Pete Buttigieg tried to make his case Monday night during a CNN town hall from South Carolina on why he was best suited to take on Sen. Bernie Sanders for the Democratic nomination, and the case why he is the best candidate to take on President Trump in November.
Buttigieg’s was moderated by CNN’s Don Lemon.
– Lemon: “The crowd loves you, we can see. They loved you in Indiana, they loved you in Iowa, they loved you in NewHampshire. You ran neck and neck withSenator Bernie Sanders there. But [Sanders] pulled away in Nevada, where he was a clear front-runner. Tomorrow night on the debatestage you'll have the chance tostop his momentum.How are you going to do that?”
– Buttigieg: “Well, by making the case for how wewill defeat Donald Trump.”
Put in colored box…
“Look, I believe in a politics thatbrings as many people in aspossible.I believe in calling peopleinto the tent, not calling themnames online,” the former mayor of South Bend, Indiana said.
– Question: “Why should black Americans should support you?”
– Buttigieg: “I recognize that I don't havethat lived experience,” he said. “So, the question becomes what canI do to try to reach out tothose who do, and invite them toshape the vision of my campaign and invite them into shaping thevision of the White House Ipropose to build.”
– Buttigieg on Trump supporters: "The other thing I would say to anybody who voted that way, thisPresident doesn't respect you. This President thinks you are a sucker. He thinks you will support himwhile he and his friends laughall the way to the bank.Let's do something different anddo it together. We're not going to win overeverybody. But I also think there's an opportunityto bring a lot of people backinto the Democratic Party. I believe we can be true to ourprogressive values and beinviting to a lot of people whofeel politically without a home.”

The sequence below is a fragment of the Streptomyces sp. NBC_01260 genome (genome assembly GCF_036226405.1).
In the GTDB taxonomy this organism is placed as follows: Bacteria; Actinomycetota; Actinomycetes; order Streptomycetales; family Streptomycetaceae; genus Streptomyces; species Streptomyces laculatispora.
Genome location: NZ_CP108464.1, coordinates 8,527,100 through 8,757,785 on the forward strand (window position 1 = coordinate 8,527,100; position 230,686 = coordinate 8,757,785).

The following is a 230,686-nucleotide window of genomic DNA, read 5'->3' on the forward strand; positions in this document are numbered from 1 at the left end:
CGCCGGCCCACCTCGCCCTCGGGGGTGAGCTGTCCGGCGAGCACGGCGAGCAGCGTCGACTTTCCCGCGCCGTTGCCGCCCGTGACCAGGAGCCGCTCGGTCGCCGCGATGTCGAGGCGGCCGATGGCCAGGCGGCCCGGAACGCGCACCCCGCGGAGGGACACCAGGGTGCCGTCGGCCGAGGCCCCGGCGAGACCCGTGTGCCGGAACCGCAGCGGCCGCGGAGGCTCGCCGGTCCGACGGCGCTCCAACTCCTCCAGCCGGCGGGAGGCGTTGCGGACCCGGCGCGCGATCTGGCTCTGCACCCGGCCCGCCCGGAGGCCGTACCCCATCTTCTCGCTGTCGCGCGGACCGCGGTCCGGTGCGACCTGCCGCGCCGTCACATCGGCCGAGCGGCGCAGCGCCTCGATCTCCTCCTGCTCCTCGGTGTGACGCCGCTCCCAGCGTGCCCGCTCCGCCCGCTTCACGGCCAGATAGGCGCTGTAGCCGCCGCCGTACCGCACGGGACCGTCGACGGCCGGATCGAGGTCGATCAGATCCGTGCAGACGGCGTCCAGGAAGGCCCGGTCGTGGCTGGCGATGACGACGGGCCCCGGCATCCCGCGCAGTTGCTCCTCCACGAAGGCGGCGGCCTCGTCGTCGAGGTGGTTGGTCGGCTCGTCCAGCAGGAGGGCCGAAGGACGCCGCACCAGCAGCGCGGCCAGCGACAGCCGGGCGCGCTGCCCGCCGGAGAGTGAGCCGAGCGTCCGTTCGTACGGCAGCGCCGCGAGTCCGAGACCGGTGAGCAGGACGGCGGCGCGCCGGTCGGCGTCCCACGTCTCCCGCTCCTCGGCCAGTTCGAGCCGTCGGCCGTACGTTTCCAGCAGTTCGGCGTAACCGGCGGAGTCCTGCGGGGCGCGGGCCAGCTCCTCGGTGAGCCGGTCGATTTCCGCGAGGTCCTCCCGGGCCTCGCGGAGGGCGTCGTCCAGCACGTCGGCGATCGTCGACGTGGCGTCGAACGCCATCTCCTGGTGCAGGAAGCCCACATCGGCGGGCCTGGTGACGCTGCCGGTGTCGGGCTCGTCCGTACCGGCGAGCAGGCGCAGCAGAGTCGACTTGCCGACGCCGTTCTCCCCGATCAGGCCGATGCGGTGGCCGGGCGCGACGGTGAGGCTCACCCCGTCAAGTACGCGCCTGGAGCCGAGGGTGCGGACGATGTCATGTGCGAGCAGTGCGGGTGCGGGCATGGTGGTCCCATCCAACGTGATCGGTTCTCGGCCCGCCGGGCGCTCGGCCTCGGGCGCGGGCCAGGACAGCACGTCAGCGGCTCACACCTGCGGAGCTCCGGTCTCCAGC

– Question: Do youbelieve other religious and non-profit institutions like colleges andhomeless charities should losefederal funding if they refuseto hire or serve LGBTQ people?
– Buttigieg: “It’s very simple. I believe that federal funding should never be used to discriminate. It’s a basic principle. I feel this way as citizen and a person of faith. Of course it is so important to the fabric of the country that people of every religion and of no religion can practice their faith to the best of their conscience. But like any other freedom, that freedom ends where it you begin to invoke it to harm other people.”
– Buttigieg recalls 9-year-old asking him how to be brave in telling people he is gay.
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“And that’s more or less what I told him. Although I gave him the best advice that I could for the future, which is mainly just to let him know that even if it's not always easy, that I was going to be rooting for him and other people were, too. There have been so many moments like that. Whether it's a young person who is wondering where they fit, and this campaign sends a signal to them that they belong. Or people I meet sometimes who are my parents' age who come up to me, sometimes with tears in their eyes, to let me know they never thought this day would come, that this would even be possible. And that whole thing makes me hopeful.”